The NYPD vs. De Blasio: Why the Police Should Heed the Mayor’s Words

Rebekah Frank

People took to the streets to register their disgust at the state of policing and the failure of the justice system in the United States, and to demand that all people, regardless of the color of their skin or the job that they hold, are treated equally under the law. It wasn’t asthma and obesity that killed Eric Garner as some people claimed, it was a bigoted and improperly trained police force. It was racism that killed him and racism that kept Daniel Pantaleo from standing trial for his actions.

Notes From New York’s ‘Stop and Frisk’ Trial

Damaso Reyes

This is perhaps the heart of the case that the Center for Constitutional Rights brought to Judge Shira Scheindlin’s courtroom on the 15th floor of the federal courthouse in lower Manhattan. Authorities see no wrongdoing, despite the fact that over the past decade, NYPD officers have conducted nearly 4.5 million stops in a city of 8 million. Eighty-five percent of those stopped were black or Latino, meaning that many people have been stopped more than once. 

The Central Park Five’s Korey Wise Discusses the Wrongful Conviction

Mea Ashley

In 1989, Wise and four other young black and Latino teenagers were convicted of raping and beating a white investment banker in Central Park.  The media called her the Central Park Jogger and the accused the Central Park Five. No evidence linked them to the crime except for their confessions, which came after relentless hours of police interrogation. They recanted shortly afterwards, but those statements were still enough to send them all to jail. .Last year, a decade after an inmate named Matias Reyes confessed to the crime, resulting in all five of the boys’ exoneration, Wise, who went free after 13 years, is now suing the city for wrongful imprisonment.

Stop-and-Frisk Trial Sheds Negative Light on Mayor Bloomberg

Greg Morris

Filed in 2008 by the Center for Constitutional Rights (CCR), Floyd et. al v. City of New York charges that the NYPD interdicted millions of ordinary people on the city's streets merely for being people of color -- or "walking while black," in the words of the New York Times. As many as 5 million people were subjected to searches over a period of several years as they walked home or walked to the store or simply hung out in front of their homes, according to statistics compiled by the ACLU. 

Meet the Staff at Highbrow Magazine: Q&A With Writer Eugene Durante

Eugene Durante

Eugene Durante is a contributing writer at Highbrow Magazine. He is a Police Officer and former Welfare Fraud Investigator. Born in Brooklyn, Durante is a fourth-generation resident of Coney Island. He holds a Bachelor’s Degree and Master’s Degree in Criminal Justice. He is an avid poker player and frequently writes about topics related to New York.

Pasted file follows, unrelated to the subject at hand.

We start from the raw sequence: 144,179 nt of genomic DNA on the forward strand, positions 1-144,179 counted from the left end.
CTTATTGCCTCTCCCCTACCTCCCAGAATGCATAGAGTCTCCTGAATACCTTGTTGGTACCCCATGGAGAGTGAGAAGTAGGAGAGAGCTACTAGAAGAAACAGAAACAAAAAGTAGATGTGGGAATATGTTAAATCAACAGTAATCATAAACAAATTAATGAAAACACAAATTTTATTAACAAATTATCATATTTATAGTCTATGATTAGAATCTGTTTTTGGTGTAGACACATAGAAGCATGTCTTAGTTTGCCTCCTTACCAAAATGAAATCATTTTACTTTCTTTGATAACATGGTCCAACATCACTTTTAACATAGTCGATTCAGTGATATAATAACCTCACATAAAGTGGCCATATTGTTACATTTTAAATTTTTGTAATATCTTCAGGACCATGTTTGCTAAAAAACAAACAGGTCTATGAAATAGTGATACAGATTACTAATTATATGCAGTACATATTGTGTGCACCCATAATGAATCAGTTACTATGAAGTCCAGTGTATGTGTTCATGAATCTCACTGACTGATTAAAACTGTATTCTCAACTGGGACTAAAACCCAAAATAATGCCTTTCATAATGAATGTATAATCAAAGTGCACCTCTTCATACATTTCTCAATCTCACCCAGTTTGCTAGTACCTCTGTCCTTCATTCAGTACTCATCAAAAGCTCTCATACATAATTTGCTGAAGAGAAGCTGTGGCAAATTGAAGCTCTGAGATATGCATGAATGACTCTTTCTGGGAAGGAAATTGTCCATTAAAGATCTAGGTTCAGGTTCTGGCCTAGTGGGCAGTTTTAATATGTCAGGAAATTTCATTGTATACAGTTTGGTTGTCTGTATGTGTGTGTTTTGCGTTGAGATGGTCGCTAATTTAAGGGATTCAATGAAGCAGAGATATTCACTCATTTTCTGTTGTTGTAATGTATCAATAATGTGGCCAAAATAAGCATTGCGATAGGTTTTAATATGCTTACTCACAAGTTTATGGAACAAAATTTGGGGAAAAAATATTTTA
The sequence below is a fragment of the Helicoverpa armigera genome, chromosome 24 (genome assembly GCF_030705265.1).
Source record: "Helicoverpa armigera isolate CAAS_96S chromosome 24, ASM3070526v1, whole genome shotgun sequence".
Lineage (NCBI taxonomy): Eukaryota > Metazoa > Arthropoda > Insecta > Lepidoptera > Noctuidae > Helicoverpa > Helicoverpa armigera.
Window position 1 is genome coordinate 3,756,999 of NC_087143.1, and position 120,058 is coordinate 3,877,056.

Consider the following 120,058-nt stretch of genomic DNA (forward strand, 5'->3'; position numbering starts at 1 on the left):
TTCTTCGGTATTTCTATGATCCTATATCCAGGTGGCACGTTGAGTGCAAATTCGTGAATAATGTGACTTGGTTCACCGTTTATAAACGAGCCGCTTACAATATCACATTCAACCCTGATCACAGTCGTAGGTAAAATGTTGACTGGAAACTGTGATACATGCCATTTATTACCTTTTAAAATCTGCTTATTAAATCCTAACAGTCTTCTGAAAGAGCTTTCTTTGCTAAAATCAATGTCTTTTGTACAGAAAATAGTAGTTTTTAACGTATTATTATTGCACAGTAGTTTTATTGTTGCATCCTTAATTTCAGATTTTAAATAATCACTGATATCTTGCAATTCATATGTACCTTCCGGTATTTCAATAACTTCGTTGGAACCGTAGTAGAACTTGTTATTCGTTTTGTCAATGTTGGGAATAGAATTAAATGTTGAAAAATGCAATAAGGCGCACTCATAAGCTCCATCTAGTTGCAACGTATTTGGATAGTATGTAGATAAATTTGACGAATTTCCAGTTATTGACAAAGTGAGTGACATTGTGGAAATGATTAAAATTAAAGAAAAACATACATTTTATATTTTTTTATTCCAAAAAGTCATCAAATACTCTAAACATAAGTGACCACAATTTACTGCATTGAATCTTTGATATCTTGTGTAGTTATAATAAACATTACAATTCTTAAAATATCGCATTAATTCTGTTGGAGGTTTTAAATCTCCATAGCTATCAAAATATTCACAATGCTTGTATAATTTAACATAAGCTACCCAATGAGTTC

An NYPD Officer Analyzes the Controversial ‘Stop and Frisk’ Debate

Eugene Durante

The summer of 2012 has not been kind to U.S. law enforcement officials. As Occupy Wall Street protests subsided, the momentum shifted away from America’s financial sector and toward the long simmering issue of police-community relations. Spurred on by the Trayvon Martin shooting, many citizens around the nation redirected their protests and rallied against ‘illegal and unwarranted’ stops by the police. The Federal Court in New York City added more public pressure by granting approval of a class-action suit brought against the NYPD for “suspicionless stops and frisks.”

Is New York City Really Safer Today?

Eugene Durante

New York City in modern times disheartens me. The sanitized, more orderly civic state causes trepidation. Maybe because my most memorable times were during New York’s criminal heyday, or maybe it’s the juxtaposition of working with cops today and witnessing first-hand the diluted focus of what modern policing in New York has become. Either way, there is an ever-present reminder that the bad ‘ole days weren’t really that bad. Much like the dramatic reductions in crime, I have no explanation for the change, except to say that there is a demonstrable difference.

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